Roberts No 146
by Pompie Burger
The fact that the Bateleur probably has the shortest tail of all the raptors doesn’t mean that its flying ability is hampered in any way. In fact, it is one of the most dexterous and able flyers in the raptor fraternity. Even for the novice birdwatcher, it is almost impossible not to identify this raptor in flight. It has an unmistakable short tail, pitch-black body and almost pure white underwing, with the thin, black trailing edge and the male’s rim a little wider than that of the female.
When perched, it is impossible to distinguish between the male and female Bateleur. Its Afrikaans name, berghaan – literally translated as mountain cock – is rather appropriate, firstly because of its almost bare red facial markings and red legs, and its habit of walking on the ground rather cockily, looking for titbits to feed on. The mountain (berg) part is, however, a misnomer, because these birds very seldom, if ever, occur in mountainous terrain, preferring woodland areas. Because of habitat differences, the distribution of Bateleurs and Verreaux’s Eagles seldom overlaps. In the north-eastern parts of Namibia Bateleurs are of the more common raptors, although, like so many of our raptors, they are on the decline and regarded as endangered.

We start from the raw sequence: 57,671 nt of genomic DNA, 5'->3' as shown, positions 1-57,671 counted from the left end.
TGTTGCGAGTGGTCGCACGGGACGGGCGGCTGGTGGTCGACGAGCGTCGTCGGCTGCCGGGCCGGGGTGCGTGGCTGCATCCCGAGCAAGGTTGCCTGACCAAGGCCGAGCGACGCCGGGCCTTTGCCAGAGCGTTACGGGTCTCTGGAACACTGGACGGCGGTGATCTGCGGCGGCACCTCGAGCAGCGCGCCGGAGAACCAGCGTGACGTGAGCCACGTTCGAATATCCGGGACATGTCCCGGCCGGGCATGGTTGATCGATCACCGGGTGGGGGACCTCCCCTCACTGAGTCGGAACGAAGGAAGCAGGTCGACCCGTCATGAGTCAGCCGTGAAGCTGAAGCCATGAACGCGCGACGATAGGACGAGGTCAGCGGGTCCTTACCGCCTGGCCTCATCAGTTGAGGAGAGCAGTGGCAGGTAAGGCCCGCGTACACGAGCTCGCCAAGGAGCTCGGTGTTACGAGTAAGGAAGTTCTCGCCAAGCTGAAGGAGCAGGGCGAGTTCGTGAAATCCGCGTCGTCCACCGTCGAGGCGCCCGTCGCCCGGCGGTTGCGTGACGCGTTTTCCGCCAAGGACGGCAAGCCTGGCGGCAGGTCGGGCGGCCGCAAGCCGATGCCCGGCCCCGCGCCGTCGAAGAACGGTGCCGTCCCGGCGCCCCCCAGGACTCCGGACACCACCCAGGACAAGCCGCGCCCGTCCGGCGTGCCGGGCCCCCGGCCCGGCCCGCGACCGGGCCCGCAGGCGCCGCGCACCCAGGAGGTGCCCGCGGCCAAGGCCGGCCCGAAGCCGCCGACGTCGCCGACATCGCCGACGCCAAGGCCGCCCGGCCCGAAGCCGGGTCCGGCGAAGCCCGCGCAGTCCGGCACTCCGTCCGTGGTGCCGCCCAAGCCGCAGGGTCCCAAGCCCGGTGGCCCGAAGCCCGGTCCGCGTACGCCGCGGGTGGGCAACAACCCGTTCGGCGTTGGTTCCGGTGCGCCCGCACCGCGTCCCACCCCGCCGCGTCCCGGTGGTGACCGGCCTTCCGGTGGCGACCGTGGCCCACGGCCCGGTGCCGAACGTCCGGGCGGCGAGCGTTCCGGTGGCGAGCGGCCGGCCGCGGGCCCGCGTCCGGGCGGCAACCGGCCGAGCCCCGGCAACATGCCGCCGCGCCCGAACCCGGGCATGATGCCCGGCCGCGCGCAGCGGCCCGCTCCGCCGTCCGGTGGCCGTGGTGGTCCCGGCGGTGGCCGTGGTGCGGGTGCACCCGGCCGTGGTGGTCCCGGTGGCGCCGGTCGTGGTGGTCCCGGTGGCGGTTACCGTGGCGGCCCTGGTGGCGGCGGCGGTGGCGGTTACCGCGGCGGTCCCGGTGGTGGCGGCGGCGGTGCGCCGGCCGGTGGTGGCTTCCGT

They have a cowl of loose feathers on the head and around the face, which blows in the wind to make the head look bigger. The function of the cowl is not known; it is probably just for the show, considering the generic name of these birds, Therathopius, which means ‘pretty face’. Bateleurs’ nests are typical raptor’s nests with a stick platform in the canopies of large trees. They feed mainly on birds and small mammals, and are often seen at a kill, scavenging carrion. A study done on Bateleurs in the Kruger National Park in South Africa showed that they seldom if ever take to flight on overcast and rainy days. They love to sit with their wings spread open to sunbathe.
The name Bateleur was given by the famous French explorer, naturalist and author, Francois Levaillant. It means tightrope walker, and refers to the rocking flight action typical of these raptors.
This article appeared in the June/July ‘10 edition of Travel News Namibia.
About the author:
Based in Windhoek, Pompie Burger is an orthopaedic surgeon whose part-time passion is photography, in particular wildlife, and specifically birds. This regularly takes him to the most remote corners of the country, resulting in riveting images and articles.
Pompie is the author and photographer of the coffee table book Birds of Namibia, which was published in 2008. The book contains articles and photographs which attest to the insight and knowledge of an accomplished observer.
Read more of his articles in our Birding Section.